A number of groups at our research center have recently become interested in metagenomic shotgun sequencing (MGS), which is simply taking samples that are presumed to contain some microbes, extracting DNA and sequencing all of it, shotgun style. This is seen as an improvement over metagenomics methods that amplify 16S ribosomal RNA genes using bacteria specific PCR primers, and then sequence these PCR products. The 16S approach has had a lot of success, in that essentially all of the important "microbiome" publications over the past 5 years have been based on the 16S method. The 16S approach has a number of advantages – the amount of sequencing effort per sample is quite small (1,000 to 10,000 sequences is usually considered adequate) and fairly robust computational methods have been developed to process the sequence data into abundance counts for taxonomic groups of bacteria.
There are a number of drawbacks for the 16S method. The data is highly biased by DNA extraction methods, PCR primers and conditions, DNA sequencing technology, and computational methods used to clean, trim, cluster, and identify the sequences. What I mean by biased is that if you change any of these factors, then you get a different set of taxa and abundances from the samples. Even when these biases are carefully addressed, the accuracy of the taxonomic calls are not very good or reliable. It is simply not possible to identify with high precision and accuracy all bacterial species (or strains) present in a DNA sample with just ~400 bp of 16S sequence data. Many 16S microbiome studies report differences in bacterial abundance at the genus or even the phylum level.
Two samples may be discovered to have reproducibledifferences in 16S sequence content, but the actual bacterial species or strains that differ are not confidently identified. Even more important, the low resolution of 16S studies may be missing a lot of important biology. Huge changes in environment can perhaps favor anaerobes over aerobes, but smaller changes in pH, nutrient abundance, or immune call populations and function may cause a shift from one species in a genus to another. And this difference in species or strain may bring important changes in metabolite flux, immune system interaction, etc.
It has been proposed that bulk metagenomic shotgun sequencing(MGS) of all of the DNA in a biosample, rather than just PCR amplified 16S sequences, would allow for more precise species and strain identification, and quantification of the actual microbial genes present. Some MGS methods also attempt to count genes in specific functional groups such as within the Gene Ontology, or KEGG pathways. Other people would like to discover completely novel genes that innovative bacteria have developed to do interesting metabolic things. This leads to a computationally hard problem. MGS data tend to be very large (200 million to 1 billion reads per sample), and databases of bacterial genes are incomplete. In fact, we probably have complete genome sequences for very much less than 0.1 percent of all bacteria in the world. We might also like to identify DNA from archea, viruses, and small eukaryotes in our samples.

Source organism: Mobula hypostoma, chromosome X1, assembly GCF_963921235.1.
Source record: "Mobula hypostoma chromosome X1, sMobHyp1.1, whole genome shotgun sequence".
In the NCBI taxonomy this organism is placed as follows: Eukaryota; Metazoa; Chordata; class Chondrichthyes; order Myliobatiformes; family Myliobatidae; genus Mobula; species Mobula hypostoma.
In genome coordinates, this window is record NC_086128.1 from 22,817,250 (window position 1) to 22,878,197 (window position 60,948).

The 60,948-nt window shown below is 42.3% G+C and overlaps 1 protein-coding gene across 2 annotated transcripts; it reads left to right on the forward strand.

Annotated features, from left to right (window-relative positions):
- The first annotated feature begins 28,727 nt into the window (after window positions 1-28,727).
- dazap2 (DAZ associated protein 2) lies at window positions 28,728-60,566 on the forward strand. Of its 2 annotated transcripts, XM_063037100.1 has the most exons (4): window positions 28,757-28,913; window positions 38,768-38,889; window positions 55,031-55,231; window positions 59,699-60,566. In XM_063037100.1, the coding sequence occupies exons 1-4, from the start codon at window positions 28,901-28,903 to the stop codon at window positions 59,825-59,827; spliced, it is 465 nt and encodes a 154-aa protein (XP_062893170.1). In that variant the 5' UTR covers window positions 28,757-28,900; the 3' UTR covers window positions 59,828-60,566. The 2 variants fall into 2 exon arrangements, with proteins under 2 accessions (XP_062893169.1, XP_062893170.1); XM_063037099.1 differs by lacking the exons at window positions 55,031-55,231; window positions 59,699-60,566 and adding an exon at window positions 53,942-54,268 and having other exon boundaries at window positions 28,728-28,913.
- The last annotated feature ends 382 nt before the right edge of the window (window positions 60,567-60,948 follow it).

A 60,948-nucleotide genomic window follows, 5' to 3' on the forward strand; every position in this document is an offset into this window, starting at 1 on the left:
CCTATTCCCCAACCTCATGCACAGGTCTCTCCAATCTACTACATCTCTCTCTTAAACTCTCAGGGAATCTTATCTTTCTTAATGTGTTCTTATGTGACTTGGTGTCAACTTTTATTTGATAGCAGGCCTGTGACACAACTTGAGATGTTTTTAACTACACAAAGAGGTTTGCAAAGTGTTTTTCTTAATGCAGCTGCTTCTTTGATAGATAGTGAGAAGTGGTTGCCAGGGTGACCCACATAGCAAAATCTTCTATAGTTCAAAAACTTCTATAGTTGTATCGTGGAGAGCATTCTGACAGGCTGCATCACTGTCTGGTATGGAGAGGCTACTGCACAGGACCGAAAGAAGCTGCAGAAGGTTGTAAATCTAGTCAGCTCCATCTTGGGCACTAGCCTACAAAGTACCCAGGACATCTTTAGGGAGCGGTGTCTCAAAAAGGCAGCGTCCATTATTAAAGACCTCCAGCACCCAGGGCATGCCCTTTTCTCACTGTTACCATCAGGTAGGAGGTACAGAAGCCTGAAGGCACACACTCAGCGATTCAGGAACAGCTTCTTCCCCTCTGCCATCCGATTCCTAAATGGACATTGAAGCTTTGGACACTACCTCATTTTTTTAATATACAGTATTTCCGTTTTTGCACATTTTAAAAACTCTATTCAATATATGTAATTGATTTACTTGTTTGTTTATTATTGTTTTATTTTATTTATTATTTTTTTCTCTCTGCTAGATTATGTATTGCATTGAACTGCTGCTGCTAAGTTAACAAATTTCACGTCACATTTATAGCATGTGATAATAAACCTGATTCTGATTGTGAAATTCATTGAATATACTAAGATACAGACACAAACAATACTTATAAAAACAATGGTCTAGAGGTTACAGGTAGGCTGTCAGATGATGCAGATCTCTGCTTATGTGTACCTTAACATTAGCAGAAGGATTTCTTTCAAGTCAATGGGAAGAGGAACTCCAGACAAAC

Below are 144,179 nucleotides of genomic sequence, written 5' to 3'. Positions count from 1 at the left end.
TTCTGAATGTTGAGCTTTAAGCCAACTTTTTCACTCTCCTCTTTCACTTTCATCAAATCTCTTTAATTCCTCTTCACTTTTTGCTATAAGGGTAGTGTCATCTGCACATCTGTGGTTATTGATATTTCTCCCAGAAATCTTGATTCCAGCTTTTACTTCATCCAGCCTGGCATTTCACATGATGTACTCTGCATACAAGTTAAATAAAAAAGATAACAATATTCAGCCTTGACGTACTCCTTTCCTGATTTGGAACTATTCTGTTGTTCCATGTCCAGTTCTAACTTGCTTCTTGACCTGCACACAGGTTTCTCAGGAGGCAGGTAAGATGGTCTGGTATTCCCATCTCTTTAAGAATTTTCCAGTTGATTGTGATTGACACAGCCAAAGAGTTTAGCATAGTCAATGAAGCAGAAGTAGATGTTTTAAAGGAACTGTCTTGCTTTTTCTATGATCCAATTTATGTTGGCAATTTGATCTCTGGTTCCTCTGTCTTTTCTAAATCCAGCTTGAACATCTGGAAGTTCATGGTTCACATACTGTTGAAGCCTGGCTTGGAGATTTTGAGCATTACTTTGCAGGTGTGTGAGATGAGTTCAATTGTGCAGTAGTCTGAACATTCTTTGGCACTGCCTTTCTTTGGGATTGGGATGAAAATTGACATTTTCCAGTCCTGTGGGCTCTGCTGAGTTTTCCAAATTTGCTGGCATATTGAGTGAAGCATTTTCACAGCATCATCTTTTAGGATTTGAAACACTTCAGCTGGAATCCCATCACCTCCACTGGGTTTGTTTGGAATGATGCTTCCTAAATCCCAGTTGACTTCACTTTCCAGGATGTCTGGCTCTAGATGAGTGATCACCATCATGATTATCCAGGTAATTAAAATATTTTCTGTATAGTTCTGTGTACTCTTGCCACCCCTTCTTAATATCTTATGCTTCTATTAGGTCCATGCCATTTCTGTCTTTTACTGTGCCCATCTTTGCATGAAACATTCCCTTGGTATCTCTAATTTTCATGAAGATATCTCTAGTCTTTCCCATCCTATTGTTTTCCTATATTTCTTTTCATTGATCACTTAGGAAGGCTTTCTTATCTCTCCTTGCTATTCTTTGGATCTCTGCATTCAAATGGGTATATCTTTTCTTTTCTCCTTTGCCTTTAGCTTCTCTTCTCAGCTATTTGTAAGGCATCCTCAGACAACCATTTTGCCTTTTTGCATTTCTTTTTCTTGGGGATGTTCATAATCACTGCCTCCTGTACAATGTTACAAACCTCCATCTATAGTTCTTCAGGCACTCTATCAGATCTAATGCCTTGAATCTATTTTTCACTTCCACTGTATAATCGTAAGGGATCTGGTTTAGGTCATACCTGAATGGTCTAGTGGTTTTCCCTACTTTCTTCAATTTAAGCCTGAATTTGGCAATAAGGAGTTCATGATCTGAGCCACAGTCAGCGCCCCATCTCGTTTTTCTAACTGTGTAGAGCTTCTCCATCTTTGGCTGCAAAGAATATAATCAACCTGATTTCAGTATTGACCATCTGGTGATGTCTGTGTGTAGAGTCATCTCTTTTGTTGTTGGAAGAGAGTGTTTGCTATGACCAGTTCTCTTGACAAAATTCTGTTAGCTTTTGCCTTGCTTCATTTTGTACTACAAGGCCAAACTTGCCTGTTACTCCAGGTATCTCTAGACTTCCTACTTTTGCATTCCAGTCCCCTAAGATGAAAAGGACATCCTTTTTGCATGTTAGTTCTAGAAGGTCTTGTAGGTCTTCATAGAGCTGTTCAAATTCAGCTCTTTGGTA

Each fragment of DNA in an MGS data file has to be identified based on some type of inexact matching to some set of reference genes or genomes (a sequence alignment problem), which is computationally very demanding. In my experience, BLAST is the most sensitive tool to match diverged DNA sequences, but depending on the size of the database, it takes from 0.1 to 10 cpu seconds for each sequence to be aligned by BLAST. 100,000 sequences takes at least overnight (on 32 CPUs, 128 GB RAM), if not all week. I have never tried a billion. Multiply that by a billion reads per sample and you can see that we have a serious compute challenge. We have at least 200 samples with FASTQ files queued up for analysis, more being sequenced, and more investigators are preparing to start new studies. So we need a scalable solution that cannot be solved just by brute force BLAST searching on ever bigger collections of computers.
As more investigators have become interested in MGS, computing methods for processing this data have popped up like weeds. It's really difficult to review/benchmark all of these tools, since there are no clear boundaries for what analysis results they should deliver, and what methods they should be using. The omictools.com website lists 12 tools for "metagenomics gene prediction" and 5 for "metagenomics functional annotation" however these categories might be defined. The best benchmark paper I could find (Gardner et al 2015) looks at about 14.
Should the data be primer and quality trimmed (YES!), human and other contaminants removed (YES!), duplicates removed (maybe not???), clustered (????), assembled into contigs or complete genomes. Then what sort of database should the fragments be aligned to? The PFAM library of protein motifs, a set of complete bacterial genomes, some set of candidate genes?